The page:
As the temperature has risen and states have begun to ease coronavirus restrictions, Americans have been trying to find physical activities that allow them to remain six feet apart and minimize the chance of infection.
The U.S Department of Health and Human Services (HHS) has issued guidance on which activities and exercises are social distance-friendly through its Office of Disease Prevention and Health Promotion. Here are the activities the government agency has recommended for adults, teenagers and children who are prioritizing health and wellness in the absence of traditional gyms.
For adults, HHS recommends activities that help to get the heart beating faster for at least 150 minutes per week. More intense activities such as running can be done for at least 75 minutes per week.
Alternatively, the agency makes it a point that any physical activity can help improve an adult’s health – even if it’s only for five minutes.
Moderate-intensity aerobic activities for adults
- Basketball drills
Additionally, the Department of Health and Human Services recommends strength training activities be done for muscles at least two days a week for adults.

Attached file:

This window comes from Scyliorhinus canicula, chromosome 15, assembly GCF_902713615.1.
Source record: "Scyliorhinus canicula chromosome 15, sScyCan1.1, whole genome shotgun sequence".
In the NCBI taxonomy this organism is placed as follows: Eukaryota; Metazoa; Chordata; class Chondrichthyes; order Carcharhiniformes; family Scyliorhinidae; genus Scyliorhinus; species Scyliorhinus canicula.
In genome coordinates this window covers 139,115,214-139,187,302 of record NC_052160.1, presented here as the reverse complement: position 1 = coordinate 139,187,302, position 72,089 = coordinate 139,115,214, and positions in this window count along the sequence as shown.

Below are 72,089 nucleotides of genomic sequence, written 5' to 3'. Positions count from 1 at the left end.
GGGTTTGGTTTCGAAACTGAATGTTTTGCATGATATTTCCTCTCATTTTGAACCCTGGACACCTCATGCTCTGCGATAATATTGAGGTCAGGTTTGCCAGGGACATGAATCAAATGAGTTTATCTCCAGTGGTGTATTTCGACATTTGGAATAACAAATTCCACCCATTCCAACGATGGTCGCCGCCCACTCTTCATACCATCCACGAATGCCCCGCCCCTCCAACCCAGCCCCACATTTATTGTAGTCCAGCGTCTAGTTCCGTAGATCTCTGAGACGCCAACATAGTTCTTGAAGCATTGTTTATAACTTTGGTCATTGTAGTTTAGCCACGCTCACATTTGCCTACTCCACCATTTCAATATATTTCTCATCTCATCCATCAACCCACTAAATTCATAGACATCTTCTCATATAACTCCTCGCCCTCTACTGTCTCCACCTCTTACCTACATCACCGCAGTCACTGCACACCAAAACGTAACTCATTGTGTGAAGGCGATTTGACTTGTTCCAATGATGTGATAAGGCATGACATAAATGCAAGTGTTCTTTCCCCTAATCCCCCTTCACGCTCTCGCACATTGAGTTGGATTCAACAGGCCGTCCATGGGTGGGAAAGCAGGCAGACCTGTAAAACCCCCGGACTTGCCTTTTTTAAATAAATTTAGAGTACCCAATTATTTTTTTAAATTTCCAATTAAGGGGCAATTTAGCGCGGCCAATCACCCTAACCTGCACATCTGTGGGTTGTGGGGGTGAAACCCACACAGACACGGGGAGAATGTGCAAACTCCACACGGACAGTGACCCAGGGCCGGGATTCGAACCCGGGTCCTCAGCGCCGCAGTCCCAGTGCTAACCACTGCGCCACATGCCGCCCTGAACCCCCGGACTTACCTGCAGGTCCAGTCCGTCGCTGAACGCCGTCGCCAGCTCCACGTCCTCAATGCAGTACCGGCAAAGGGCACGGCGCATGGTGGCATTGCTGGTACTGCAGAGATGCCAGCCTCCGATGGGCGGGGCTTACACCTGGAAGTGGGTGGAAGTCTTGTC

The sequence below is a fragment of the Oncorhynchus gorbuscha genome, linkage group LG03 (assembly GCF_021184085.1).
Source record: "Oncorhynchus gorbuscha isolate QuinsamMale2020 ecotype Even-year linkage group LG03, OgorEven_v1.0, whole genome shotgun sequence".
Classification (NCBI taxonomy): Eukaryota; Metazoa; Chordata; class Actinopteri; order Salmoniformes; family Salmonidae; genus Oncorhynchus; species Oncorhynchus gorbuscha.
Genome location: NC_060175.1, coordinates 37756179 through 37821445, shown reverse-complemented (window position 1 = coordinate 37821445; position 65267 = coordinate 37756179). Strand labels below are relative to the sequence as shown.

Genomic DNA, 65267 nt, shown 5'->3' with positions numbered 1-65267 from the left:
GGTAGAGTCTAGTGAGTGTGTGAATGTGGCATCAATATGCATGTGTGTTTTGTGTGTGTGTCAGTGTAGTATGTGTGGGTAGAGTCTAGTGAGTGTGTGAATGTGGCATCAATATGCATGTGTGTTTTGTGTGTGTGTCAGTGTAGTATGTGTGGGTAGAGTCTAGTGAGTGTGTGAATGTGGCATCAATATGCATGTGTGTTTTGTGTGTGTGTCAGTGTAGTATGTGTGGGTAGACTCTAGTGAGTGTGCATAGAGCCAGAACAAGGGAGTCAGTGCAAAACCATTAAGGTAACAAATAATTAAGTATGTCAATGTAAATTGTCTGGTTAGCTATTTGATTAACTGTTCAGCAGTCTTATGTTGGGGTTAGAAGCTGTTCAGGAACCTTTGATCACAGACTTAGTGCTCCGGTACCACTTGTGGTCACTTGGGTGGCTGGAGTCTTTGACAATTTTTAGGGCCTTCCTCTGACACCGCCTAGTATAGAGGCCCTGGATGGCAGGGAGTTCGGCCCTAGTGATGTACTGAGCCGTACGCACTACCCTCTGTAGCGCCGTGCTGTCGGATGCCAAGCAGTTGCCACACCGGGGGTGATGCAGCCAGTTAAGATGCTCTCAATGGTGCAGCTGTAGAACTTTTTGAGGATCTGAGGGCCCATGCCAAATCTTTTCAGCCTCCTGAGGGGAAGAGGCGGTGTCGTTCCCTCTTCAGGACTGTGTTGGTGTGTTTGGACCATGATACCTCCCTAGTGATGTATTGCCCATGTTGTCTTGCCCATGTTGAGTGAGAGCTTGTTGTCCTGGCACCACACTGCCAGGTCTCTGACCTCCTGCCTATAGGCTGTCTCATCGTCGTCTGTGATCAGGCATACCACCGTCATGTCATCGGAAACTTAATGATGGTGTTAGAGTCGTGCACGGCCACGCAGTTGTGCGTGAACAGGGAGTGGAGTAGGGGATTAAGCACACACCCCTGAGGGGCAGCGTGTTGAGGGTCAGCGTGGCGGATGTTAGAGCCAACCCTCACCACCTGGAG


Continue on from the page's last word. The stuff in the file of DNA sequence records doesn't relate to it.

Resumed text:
Muscle-strengthening activities for adults
- Weight lifting
For children and teens between the ages of six and 17, HHS recommends more frequent exercise. The agency said this age group should take part in a moderately intense aerobic activity for at least 60 minutes a day or a vigorous aerobic activity for at least three days a week.
Moderate-intensity aerobic activities for kids and teens
- Basketball drills
As part of HHS's recommended 60 minutes of physical activity for kids and teens, the agency said strength-training activities should be done at least three days a week.
Muscle-strengthening activities for kids and teens
- Monkey bars
Unlike their adult counterparts, the Department of Health recommends bone-strengthening activities for kids and teens because "bones need pressure to get stronger."
Bone-strengthening activities for kids and teens
- Jumping rope